Clothes Dryer Venting Question

By Robert Robillard on Home Repairs And Remodeling

Back in April 2009 I posted on Clothes Dryer Duct And Vent Safety. Today I received a question on that post.

Here is the question:

Anonymous said…

Thank you for the information. I have a venting
dilemma.

In order to vent outside from the basement of my colonial with several additions, I either have to vent about 15 feet using 5 elbows, or 23 feet using 3 elbows.

I want to use stiff metal vents. I could get away with 2 elbows on the longer run if I use one bendable hosed in one section. I’m going through an old exterior wall cellar window that is now an interior wall, and then to the outside from the addition.

Which is safer if either?

Thanks, Mark

Hi Mark,

Thanks for your question.

The type and length of your dryer duct can have a significant effect on the efficiency of your dryer as well as increase or reduce the risk of a fire.

You’re correct to want to use metal duct pipe to vent your dryer. The most efficient and safest dryer ducts are the 4” smooth, rigid metal duct. The smooth pipe interior of these pipes reduces air flow drag and lint build up.

The flexible, white plastic hoses are a fire hazard; they become brittle from the heat and are also inefficient.

There are also the flexible metal hoses that can be used, although they tend to build up lint and are best used, for connecting the machine to your rigid metal duct-work through a dryerbox.

Clothes Dryer Venting

Local codes and ordinances must also be met. Consult your local building inspector to check local guidelines, and be aware that most OEM’s [Official Equipment manufacturers] recommend much longer duct runs in their manuals which goes against most areas codes.

The ICC [International Code council] is hopefully going to take this issue on and bring both sides closer together.

Your question:  “I either have to vent about 15 feet using 5 elbows, or 23 feet using 3 elbows.”

Longer dryer duct runs significantly reduce the efficiency of your dryer which means it takes a lot longer for your clothes to dry.

If it is not possible to locate you dryer closer to an exterior wall then the 23 foot run is your best solution with either a booster fan or a high-output dryer.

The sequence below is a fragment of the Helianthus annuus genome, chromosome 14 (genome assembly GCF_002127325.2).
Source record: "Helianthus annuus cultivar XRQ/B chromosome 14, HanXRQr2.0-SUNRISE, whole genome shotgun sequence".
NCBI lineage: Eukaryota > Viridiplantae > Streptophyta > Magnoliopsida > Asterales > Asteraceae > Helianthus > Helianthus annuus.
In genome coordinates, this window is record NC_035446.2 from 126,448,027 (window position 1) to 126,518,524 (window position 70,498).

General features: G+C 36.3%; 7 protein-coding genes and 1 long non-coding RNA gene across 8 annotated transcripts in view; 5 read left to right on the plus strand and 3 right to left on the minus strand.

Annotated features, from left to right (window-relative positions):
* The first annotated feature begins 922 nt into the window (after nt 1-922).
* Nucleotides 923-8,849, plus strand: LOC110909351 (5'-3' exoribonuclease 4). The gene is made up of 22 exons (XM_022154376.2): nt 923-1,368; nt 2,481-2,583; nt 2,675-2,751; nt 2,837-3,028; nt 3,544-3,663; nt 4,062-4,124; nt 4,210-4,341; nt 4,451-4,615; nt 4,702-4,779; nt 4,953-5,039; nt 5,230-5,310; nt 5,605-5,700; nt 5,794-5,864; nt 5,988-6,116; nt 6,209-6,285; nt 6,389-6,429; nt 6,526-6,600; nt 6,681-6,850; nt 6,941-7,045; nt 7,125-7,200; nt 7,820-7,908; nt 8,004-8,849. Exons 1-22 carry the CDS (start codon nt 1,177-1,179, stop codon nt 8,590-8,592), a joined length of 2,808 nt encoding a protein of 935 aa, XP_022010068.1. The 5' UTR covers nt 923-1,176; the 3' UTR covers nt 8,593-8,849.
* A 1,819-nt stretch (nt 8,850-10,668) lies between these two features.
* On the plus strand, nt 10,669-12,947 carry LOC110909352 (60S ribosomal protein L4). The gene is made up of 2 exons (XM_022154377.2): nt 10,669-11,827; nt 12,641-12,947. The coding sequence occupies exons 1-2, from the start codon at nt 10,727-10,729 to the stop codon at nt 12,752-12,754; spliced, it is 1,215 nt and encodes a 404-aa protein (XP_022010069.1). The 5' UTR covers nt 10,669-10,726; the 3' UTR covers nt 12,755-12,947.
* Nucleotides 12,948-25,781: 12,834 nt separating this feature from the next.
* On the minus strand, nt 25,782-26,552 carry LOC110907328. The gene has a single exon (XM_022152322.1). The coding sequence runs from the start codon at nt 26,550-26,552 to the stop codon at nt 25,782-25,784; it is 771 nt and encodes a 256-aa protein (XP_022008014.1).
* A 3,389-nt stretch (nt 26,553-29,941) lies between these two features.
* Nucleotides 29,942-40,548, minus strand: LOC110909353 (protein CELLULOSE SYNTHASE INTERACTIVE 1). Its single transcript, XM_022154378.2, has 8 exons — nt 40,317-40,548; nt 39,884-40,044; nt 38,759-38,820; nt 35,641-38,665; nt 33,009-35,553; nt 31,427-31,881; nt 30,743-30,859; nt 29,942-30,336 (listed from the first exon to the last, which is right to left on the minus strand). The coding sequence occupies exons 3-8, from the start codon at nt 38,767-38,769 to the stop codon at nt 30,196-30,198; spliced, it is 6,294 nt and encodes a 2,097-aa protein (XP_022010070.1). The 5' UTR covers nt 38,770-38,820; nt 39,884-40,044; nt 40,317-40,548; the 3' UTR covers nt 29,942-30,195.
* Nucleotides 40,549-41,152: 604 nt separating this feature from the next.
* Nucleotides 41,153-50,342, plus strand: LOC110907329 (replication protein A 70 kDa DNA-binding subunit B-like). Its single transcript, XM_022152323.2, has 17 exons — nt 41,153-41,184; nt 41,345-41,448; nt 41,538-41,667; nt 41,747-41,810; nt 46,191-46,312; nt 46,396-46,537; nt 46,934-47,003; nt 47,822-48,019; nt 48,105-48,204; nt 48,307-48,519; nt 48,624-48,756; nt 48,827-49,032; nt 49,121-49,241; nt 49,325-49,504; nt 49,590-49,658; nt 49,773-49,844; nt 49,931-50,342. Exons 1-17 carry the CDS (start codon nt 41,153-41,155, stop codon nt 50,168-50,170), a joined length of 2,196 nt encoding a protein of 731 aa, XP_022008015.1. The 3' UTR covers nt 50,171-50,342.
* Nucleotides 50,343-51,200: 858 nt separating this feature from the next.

Here’s why:

Codes typically require that the dryer duct be no more than 35 feet long.

You need to DEDUCT 2.5 feet off the 35 feet for every 45-degree bend and DEDUCT 5 feet for every 90-degree bend. Your two options provide you with a dryer run of 40 feet and 38 feet.

If the duct is more than 35 feet in length, the system requires a booster fan or a high-output dryer.

A dryer vent booster fan can increase the life of your dryer, increase the dryer’s efficiency, and decrease the fire hazard in your home.

One option would for you to use wider sweeping elbows like the Dryer-ELL to reduce the elbow restrictions.

According to the International Mechanics Code.

504.6.4 Duct length:

The maximum allowable exhaust duct length shall be determined by one of the methods specified in Sections 504.6.4.1 or 504.6.4.2. [I have included both below]

504.6.4.1 Specified length:

The maximum length of the exhaust duct shall be 35 feet (10668 mm) from the connection to the transition duct from the dryer to the outlet terminal.

504.6.4.2 Manufacturer’s instructions:
The maximum length of the exhaust duct shall be determined by the dryer manufacturer’s installation instructions.

The code official shall be provided with a copy of the installation instructions for the make and model of the dryer. Where the exhaust duct is to be concealed, the installation instructions shall be provided to the code official prior to the concealment inspection. In the absence of fitting equivalent length calculations from the clothes dryer manufacturer, Table 504.6.4.1 shall be utilized.

Hope this helps your decision. Make sure you research and install the pipe correctly.

~ concord carpenter

If you enjoyed this post, make sure you subscribe to my RSS feed!

About the author

Robert Robillard

Robert Robillard

Carpenter / Remodeler / Editor

Rob Robillard is “The Concord Carpenter” Rob is a builder, general contractor, carpenter, woodworker, and editor of Concord Carpenter and ToolBoxBuzzr As a General Contractor and carpenter, Rob owns and operates Concord Carpenter LLC. A full-service remodeling and construction company. Rob is a recognized leader in home building best practices and a source for how-to information for building professionals. On this website, Rob covers all aspects of home construction, building science, home improvement, woodworking, remodeling, and some of the best product and tool reviews. Rob is in charge of our Tool and Product Review series - Concord Carpenter Videos where we post all of our tool reviews and video tutorials. Rob approaches remodeling and building construction with a pragmatic and problem-solving approach. He enjoys using his knowledge and experience to help and educate building professionals as well as DIYers on best practices in the construction and remodeling industry. He's a strong advocate for "raising-the-bar" in the construction trades and promoting the trades to youth. #BeAMentor #Green2Great Craftsmanship, quality, and pride guide his journey on this channel The Concord Carpenter's motto: "Well done is better than well said!" : Read more about Rob

All posts by Robert »

Not what you're looking for?

Search for more articles here. Enter keywords like roof leak, bookcase, deck, etc to find your topic.

© Copyright 2019 A Concord Carpenter · All Rights Reserved